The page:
Climate Change


 By Sharon L. Wallenberg


“Eat less meat” was the recommendation of Rajendrak Pachsuri, Chairman of the Intergovernmental Panel on Climate Change (IPCC) and end note speaker of the United Nations Annual Department of Public Information Non Governmental Organizations Conference on Climate Change, held at the United Nations in New York. 


The United Nations Conference focused on the urgent challenge of global climate change, its causes from human activities, and our collective and individual responsibility in addressing its potentially devastating effects.


Recent findings have left no doubt that the warming of the climate is directly linked to human activity.  Warmer climate is caused by carbon dioxide and methane – greenhouse gases in the atmosphere resulting from transportation, energy, mechanized farming, and deforestation, among other causes.  Of all the causes, the livestock sector generates the most greenhouse gas emissions according to a U.N. Food and Agriculture Organization report.


Global warming melts polar ice caps and mountain glaciers causing increases in sea levels that threaten costal areas and small island nations.  The tsunamis, hurricanes, earth-quakes, droughts, and floods have been scientifically linked to Greenhouse Gasses.


There is a deep injustice in climate change.  Rich countries grow richer while causing the problem.  The poorest countries are the most affected, and have the least responsibility for the causes.  Food, water, and security issues are execrated by the droughts and floods brought on by global warming.


Meat production does more to cause global warming than any other source.  The massive amount of animal feces produced in factory farms is the largest source of airborne methane in the United States.  Methane traps heat in the atmosphere almost 25 times more effectively than carbon dioxide does.  Animals raised for food in the United States produce 130 times more excrement than the entire human population does – 86,000 pounds per second.  A typical pig factory generates a quantity of raw waste equal to a city of 50,000 people, but without the sewage system.  The runoff from factory farms pollutes rivers and lakes more than all other industrial sources combined.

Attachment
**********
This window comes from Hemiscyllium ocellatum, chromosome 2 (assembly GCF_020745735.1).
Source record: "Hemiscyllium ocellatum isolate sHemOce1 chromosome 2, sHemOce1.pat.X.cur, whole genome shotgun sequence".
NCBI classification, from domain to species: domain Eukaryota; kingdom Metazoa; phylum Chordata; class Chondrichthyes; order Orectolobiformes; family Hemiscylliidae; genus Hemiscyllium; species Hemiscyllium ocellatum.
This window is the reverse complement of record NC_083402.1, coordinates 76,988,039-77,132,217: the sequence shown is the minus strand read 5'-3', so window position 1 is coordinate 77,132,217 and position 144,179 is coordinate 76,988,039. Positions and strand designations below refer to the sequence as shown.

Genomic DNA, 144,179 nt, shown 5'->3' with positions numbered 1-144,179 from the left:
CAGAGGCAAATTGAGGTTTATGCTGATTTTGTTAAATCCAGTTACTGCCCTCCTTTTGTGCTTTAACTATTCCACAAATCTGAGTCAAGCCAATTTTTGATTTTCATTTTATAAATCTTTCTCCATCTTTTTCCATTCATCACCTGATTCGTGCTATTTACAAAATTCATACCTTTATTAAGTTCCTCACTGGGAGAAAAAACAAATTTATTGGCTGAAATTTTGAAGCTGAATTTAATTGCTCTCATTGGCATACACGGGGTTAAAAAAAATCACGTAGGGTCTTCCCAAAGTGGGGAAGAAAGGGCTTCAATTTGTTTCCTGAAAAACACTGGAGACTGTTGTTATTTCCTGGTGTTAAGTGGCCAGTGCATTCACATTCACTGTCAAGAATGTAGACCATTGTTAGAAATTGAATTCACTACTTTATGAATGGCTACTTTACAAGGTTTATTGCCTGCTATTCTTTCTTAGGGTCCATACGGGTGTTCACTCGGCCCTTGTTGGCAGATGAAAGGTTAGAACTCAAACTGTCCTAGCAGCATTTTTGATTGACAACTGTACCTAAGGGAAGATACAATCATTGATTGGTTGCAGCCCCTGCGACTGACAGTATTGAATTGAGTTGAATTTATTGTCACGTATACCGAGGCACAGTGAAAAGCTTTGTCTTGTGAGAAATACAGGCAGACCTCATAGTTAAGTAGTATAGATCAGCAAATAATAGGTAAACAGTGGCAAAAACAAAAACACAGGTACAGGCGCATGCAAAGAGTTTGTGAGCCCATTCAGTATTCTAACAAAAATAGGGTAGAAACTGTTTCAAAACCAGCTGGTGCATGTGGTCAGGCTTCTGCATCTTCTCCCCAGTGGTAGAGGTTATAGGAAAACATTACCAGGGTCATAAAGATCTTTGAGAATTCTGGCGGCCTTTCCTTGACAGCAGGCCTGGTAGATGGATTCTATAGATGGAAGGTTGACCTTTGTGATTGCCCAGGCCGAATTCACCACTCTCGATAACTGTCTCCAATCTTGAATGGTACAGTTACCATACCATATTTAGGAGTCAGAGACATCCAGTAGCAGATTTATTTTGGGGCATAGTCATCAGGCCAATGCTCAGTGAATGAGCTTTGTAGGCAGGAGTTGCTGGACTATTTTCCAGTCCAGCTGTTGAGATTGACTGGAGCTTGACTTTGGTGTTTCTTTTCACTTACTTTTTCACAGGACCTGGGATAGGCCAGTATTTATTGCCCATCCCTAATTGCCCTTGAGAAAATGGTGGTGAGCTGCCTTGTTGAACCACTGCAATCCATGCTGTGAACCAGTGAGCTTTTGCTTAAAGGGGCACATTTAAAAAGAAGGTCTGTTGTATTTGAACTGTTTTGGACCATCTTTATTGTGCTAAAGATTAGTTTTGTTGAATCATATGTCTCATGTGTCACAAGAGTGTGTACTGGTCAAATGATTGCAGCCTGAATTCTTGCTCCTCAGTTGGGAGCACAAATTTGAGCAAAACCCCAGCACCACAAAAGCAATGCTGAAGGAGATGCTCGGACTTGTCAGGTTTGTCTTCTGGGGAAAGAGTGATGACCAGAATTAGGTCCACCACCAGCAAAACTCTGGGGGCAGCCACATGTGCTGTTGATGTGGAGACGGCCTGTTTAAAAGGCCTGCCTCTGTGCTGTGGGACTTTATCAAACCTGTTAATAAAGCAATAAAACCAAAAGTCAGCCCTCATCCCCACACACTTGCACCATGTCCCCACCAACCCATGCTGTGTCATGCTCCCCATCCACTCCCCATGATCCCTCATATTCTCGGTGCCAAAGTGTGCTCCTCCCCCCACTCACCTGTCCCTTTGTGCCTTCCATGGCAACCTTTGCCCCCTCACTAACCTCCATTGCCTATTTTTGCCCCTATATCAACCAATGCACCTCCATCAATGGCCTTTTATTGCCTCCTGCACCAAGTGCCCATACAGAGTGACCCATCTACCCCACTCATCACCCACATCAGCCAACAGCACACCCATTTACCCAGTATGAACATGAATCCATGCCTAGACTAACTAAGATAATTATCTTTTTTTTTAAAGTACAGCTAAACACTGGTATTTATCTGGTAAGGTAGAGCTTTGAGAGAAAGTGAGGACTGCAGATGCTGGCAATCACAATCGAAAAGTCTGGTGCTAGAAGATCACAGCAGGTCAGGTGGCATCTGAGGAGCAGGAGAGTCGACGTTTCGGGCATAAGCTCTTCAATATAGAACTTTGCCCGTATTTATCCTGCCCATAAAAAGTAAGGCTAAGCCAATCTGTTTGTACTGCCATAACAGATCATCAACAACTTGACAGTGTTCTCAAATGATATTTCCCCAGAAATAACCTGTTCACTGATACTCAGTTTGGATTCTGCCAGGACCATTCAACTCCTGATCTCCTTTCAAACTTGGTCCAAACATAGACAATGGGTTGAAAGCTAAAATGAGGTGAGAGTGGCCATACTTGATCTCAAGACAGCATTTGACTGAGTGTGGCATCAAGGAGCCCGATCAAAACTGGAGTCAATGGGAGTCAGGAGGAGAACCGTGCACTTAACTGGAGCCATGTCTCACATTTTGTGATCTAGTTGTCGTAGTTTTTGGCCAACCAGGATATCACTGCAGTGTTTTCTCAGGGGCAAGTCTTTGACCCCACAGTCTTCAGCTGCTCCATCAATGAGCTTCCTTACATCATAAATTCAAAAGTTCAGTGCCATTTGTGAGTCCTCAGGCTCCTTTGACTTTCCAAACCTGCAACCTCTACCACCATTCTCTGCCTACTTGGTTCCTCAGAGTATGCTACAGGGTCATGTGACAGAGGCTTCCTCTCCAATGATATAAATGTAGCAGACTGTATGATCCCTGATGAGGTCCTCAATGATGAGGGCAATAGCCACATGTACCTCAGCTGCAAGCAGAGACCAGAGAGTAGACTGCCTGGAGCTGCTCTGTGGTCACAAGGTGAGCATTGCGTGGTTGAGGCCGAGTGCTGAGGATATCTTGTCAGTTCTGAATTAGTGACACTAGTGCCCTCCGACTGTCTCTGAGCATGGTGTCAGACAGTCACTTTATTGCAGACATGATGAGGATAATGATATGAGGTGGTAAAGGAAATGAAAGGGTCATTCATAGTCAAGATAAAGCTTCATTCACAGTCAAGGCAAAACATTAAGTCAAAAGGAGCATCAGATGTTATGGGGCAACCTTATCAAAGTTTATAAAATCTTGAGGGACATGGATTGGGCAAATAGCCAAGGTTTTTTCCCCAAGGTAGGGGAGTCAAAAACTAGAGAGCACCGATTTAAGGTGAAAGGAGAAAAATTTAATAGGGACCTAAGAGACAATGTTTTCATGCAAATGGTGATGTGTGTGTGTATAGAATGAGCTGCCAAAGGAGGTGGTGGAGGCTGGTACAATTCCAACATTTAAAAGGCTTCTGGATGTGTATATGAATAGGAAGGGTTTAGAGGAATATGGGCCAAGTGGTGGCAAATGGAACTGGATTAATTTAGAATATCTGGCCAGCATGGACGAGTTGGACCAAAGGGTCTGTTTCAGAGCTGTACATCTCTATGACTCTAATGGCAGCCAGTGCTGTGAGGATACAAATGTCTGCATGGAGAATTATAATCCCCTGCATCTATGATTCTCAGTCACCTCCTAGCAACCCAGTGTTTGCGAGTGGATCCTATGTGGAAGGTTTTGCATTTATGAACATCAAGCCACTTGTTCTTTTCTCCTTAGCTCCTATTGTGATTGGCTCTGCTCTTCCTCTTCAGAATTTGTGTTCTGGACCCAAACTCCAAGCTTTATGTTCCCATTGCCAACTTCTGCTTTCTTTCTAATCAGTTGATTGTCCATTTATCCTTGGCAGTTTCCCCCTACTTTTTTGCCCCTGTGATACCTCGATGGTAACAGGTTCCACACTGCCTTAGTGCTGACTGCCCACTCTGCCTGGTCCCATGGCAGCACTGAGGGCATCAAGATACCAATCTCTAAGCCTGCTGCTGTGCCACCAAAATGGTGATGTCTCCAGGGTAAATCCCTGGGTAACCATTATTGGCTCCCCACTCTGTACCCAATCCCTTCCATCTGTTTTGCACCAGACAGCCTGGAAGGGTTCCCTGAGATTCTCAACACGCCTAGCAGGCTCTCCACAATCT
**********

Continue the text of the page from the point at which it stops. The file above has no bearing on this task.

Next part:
Of all agricultural land in the U.S., nearly 80% is used to raise animals for food.  More than 260 million acres of U.S. forest have been cleared to create cropland to grow grain to feed farmed animals.  Twenty times more land is required to feed a meat-eater than to feed a vegan.  Raising animals for food consumes nearly half the water used in the U.S. It takes 2,500 gallons of water to produce a pound of beef, but only 25 gallons to produce a pound of wheat.  Chicken, hog, and cattle excrement have polluted 35,000 miles of rivers in 22 states and contaminated ground water in 17 states.


More than one third of all the raw materials and non-renewable fossil fuels used in the U.S. are required to raise animals for food.  This includes fuel to produce fertilizer for the crops that are fed to animals, oil to run the trucks that take them to slaughter, electricity to freeze their carcasses, and much more.  These flesh and blood, sentient creatures are killed in ways that would horrify any compassionate person.


Global climate change is a transformative issue that challenges environment versus economy and presents an opportunity to break with the past.  It has become evident that what is needed is a radical change of behavior and consciousness.  There needs to be a change in human values, hearts, and minds.  We need a light carbon footprint – a reduction of greenhouse gasses.  We need to harness more benign sources of energy.  According to Thomas Edison in 1931, “The Sun is the greatest source of energy.”  We need to plant more threes, and we need to eat less meat. 


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